Home Innovate100: Enter to Be The World’s Most Promising Startup

Innovate100: Enter to Be The World’s Most Promising Startup

The Guidewire Group just launched its Innovate!100 competition to highlight the most promising companies of the year. Early-stage startups are encouraged to submit applications and compete in one of 22 pitch slam events across Europe and North America. Winners will enjoy global visibility and may share in sponsored awards including cash and in-kind prizes, valued at over $1 million dollars. In addition to being an international competition, one of the things that makes this contest different from other events is the fact that shortlisted companies’ assessments will be made public. ReadWriteWeb caught up with former DEMO producer and Guidewire Group President Mike Sigal to find out why he’s sharing his company’s secret sauce through something called the G/Score.

Contrary to popular belief, the G/Score is not a rating of your startup’s street smarts. The score is the Guidewire Group’s attempt to rate your company across a variety of categories and help you improve your prospects. The company’s assessors include VCs, journalists, economic development strategists and executives from companies like Microsoft, Motorola and Research in Motion. Scores are assigned to demystify what investors, media and partners yearn to discover – namely, are you a fit?

Says Sigal, “Investors have a fiduciary duty and it’s not our place to give investment advice. What we’re doing is creating a resource to highlight companies and make them accessible to the greater community… The response from entrepreneurs is that fundamentally, if it means that we’ll save them time by connecting them with the right people, they’re all for it.”

While the top company scores will be made public for the Innovate!100 Program, entrepreneurs who choose to work with Guidewire on subsequent G/Scores have the option to keep their scores private and apply for re-scoring after correcting their weaknesses. Because all pitch slam finalists will be judged using the scorecard, those applying should consider the following questions as they pertain to the Guidewire methodology:


This part of the G/Score is all about the nature of your business idea.

1. Concept: Can you prove a need for your product? Will you create a new market or disrupt existing leaders?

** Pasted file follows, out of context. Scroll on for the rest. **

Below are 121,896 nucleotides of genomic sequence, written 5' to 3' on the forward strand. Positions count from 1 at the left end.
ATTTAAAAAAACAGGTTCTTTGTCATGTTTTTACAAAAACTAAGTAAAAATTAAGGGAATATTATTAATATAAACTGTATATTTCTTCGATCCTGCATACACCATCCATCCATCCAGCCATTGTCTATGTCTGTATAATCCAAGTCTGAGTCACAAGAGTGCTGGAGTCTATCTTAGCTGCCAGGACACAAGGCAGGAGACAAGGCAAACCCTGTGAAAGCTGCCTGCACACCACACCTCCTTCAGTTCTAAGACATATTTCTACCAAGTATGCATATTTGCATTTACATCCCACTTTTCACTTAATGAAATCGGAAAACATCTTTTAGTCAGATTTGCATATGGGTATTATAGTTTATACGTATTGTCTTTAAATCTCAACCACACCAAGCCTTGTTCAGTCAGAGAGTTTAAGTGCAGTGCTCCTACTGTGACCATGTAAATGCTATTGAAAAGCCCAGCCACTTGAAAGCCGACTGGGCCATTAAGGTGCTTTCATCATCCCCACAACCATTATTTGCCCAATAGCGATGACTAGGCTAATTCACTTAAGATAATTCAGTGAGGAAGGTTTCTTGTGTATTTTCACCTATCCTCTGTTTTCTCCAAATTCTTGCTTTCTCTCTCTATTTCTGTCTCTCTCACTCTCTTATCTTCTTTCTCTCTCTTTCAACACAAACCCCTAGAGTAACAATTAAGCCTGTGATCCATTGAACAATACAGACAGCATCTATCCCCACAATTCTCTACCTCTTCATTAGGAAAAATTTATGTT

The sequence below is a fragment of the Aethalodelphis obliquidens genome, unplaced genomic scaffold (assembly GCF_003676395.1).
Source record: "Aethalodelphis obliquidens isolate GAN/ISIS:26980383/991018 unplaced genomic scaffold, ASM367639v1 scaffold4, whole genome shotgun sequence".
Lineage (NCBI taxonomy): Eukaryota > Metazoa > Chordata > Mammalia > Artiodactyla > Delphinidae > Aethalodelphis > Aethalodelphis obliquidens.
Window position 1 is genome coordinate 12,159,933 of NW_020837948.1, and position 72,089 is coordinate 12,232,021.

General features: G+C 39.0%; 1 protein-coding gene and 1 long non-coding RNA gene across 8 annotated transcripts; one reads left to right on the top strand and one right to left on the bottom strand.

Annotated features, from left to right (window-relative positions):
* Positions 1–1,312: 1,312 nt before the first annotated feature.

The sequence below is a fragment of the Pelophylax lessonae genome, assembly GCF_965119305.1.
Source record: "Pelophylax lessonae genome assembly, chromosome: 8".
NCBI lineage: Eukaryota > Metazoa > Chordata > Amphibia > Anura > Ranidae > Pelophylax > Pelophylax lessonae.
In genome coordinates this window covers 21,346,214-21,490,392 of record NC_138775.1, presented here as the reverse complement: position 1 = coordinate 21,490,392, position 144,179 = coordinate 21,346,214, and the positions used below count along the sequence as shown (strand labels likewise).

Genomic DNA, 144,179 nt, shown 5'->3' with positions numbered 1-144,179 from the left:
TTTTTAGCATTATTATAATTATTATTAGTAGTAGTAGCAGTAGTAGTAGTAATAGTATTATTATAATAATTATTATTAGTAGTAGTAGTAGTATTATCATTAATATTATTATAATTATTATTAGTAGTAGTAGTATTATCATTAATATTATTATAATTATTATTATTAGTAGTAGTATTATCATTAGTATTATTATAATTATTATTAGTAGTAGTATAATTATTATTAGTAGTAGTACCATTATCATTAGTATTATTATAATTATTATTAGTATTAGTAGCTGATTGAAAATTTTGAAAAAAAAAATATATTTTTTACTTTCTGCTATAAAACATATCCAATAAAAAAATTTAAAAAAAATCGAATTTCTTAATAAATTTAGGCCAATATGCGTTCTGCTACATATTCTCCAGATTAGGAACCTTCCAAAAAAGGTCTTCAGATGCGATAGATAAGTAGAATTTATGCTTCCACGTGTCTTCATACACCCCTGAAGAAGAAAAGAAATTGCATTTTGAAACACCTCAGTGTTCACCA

2. Market: Are there enough potential customers to create a compelling business? Will you have to share the market with a lot of other players?

3. Competition: Who else is competing for your market’s attention? (Sigal explains that this isn’t just direct competitors, but indirect competitors, alternatives and even customer indifference or inertia).


This section is all about reality, not projections. Here you are expected to give a picture of your everyday business.

1. Business: How many users, partners and major stakeholders do you currently have? What is your adoption rate amongst them?

2. Product: Does your product exist or is it just an idea? If it does exist, do you have user adoption? If you were to stop providing a service today, would your customers have noticeably worse lives?


Having a team of famous second-time entrepreneurs is great, but not if you’ve only got engineers. Have you got a well-rounded team of individuals who can fulfill the responsibilities of running a successful business?

Business Model

A revenue stream is not a business model unless it has been proven through a repeatable process. In his own words, Sigal says, “This section is all about the Benjamins. Are you making money and can you continue to make money over time?”


Are you self-funded, seed funded and/or VC funded from $2.5 million to more than $25 million dollars?

To apply for one of the Innovate!100 Pitch Slam events go to Innovate100.com/program. Registration for the program is $75 dollars USD and includes 2 pitch slam registrations, access to online pitch training and inclusion in the program promotions. European entrepreneurs should start applying now as the first event kicks off in Barcelona on March 1st.

About ReadWrite’s Editorial Process

The ReadWrite Editorial policy involves closely monitoring the tech industry for major developments, new product launches, AI breakthroughs, video game releases and other newsworthy events. Editors assign relevant stories to staff writers or freelance contributors with expertise in each particular topic area. Before publication, articles go through a rigorous round of editing for accuracy, clarity, and to ensure adherence to ReadWrite's style guidelines.

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